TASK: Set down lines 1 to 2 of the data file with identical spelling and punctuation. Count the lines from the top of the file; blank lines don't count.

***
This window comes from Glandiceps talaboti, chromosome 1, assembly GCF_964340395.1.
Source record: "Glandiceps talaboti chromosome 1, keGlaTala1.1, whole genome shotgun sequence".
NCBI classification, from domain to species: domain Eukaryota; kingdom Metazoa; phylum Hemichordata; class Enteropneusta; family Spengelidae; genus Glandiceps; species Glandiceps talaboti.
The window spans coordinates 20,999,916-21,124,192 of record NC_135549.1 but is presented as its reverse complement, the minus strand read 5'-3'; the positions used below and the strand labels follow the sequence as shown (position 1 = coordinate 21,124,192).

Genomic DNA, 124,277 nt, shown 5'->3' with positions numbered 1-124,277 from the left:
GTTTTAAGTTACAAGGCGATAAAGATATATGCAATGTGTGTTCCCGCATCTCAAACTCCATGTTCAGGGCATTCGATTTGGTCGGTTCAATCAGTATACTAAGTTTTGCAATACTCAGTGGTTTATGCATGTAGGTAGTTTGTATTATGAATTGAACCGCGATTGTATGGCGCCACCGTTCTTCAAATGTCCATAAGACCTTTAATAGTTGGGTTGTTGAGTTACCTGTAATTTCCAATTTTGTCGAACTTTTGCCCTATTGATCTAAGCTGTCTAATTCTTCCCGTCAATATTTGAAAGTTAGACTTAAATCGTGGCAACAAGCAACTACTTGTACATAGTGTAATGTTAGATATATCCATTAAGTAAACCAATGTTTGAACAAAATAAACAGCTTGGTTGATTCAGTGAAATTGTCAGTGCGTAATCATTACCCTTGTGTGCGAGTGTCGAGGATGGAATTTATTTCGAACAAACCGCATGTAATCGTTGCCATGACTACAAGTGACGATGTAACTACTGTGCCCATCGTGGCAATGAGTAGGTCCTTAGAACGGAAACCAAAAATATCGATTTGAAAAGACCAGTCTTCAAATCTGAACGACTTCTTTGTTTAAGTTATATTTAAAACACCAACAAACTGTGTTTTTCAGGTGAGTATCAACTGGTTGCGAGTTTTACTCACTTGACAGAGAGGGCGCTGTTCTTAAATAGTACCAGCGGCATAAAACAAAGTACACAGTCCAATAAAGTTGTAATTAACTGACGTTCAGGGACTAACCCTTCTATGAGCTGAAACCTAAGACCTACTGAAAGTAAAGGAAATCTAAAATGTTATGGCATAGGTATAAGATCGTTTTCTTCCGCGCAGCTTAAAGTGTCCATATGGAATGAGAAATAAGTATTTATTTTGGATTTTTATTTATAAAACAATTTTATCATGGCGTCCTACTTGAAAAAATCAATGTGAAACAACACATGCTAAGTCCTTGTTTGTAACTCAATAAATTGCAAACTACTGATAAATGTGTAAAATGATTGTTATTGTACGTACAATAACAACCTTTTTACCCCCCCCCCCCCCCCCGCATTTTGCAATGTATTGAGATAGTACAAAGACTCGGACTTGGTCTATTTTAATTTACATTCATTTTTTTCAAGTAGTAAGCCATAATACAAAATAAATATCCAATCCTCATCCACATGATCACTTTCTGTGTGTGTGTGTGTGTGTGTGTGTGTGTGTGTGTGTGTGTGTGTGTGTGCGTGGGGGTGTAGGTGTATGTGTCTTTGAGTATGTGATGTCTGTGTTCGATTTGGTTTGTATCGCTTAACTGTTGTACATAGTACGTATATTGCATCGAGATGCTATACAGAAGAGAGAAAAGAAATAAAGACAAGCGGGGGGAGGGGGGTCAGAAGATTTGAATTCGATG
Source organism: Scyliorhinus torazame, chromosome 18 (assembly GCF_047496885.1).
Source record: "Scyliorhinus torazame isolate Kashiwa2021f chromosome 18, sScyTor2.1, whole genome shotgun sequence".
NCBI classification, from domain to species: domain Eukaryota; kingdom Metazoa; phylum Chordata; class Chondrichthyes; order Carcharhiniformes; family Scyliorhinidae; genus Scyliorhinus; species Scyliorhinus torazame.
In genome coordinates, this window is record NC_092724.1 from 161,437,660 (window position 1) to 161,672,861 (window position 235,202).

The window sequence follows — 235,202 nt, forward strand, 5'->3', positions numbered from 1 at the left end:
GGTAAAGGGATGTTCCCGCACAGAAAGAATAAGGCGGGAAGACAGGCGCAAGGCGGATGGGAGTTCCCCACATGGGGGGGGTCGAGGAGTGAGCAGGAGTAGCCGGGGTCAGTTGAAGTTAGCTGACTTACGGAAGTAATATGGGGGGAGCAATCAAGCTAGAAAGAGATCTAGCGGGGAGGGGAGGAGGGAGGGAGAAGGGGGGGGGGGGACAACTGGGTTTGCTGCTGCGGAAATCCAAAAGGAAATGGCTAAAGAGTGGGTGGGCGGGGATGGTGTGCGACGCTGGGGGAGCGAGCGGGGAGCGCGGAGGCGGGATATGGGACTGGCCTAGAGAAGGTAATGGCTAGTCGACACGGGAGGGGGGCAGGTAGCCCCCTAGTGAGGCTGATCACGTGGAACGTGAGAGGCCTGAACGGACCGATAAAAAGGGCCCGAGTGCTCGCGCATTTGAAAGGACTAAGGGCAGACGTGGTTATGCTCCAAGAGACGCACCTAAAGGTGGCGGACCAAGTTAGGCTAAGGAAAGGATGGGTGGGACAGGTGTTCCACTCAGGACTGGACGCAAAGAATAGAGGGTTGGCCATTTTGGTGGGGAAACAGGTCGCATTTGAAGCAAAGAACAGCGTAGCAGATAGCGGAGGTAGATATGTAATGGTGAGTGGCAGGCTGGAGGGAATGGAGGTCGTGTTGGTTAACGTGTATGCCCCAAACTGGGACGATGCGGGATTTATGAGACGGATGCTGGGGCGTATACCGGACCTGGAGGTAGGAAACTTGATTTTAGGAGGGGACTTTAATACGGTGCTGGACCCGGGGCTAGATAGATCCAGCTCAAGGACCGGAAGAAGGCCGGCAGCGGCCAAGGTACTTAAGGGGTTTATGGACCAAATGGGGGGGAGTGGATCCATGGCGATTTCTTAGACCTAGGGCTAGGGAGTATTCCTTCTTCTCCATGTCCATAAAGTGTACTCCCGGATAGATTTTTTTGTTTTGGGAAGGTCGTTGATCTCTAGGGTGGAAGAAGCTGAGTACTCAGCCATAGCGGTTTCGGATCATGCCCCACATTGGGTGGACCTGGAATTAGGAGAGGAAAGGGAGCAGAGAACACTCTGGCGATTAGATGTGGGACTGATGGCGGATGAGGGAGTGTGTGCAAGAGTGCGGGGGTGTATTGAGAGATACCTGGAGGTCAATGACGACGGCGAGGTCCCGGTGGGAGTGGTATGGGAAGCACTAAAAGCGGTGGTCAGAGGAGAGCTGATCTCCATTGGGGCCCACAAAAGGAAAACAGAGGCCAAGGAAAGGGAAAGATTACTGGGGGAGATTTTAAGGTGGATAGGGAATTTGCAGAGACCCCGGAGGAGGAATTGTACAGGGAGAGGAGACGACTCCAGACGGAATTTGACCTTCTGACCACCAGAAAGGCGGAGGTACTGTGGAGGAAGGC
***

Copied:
This window comes from Glandiceps talaboti, chromosome 1, assembly GCF_964340395.1.
Source record: "Glandiceps talaboti chromosome 1, keGlaTala1.1, whole genome shotgun sequence".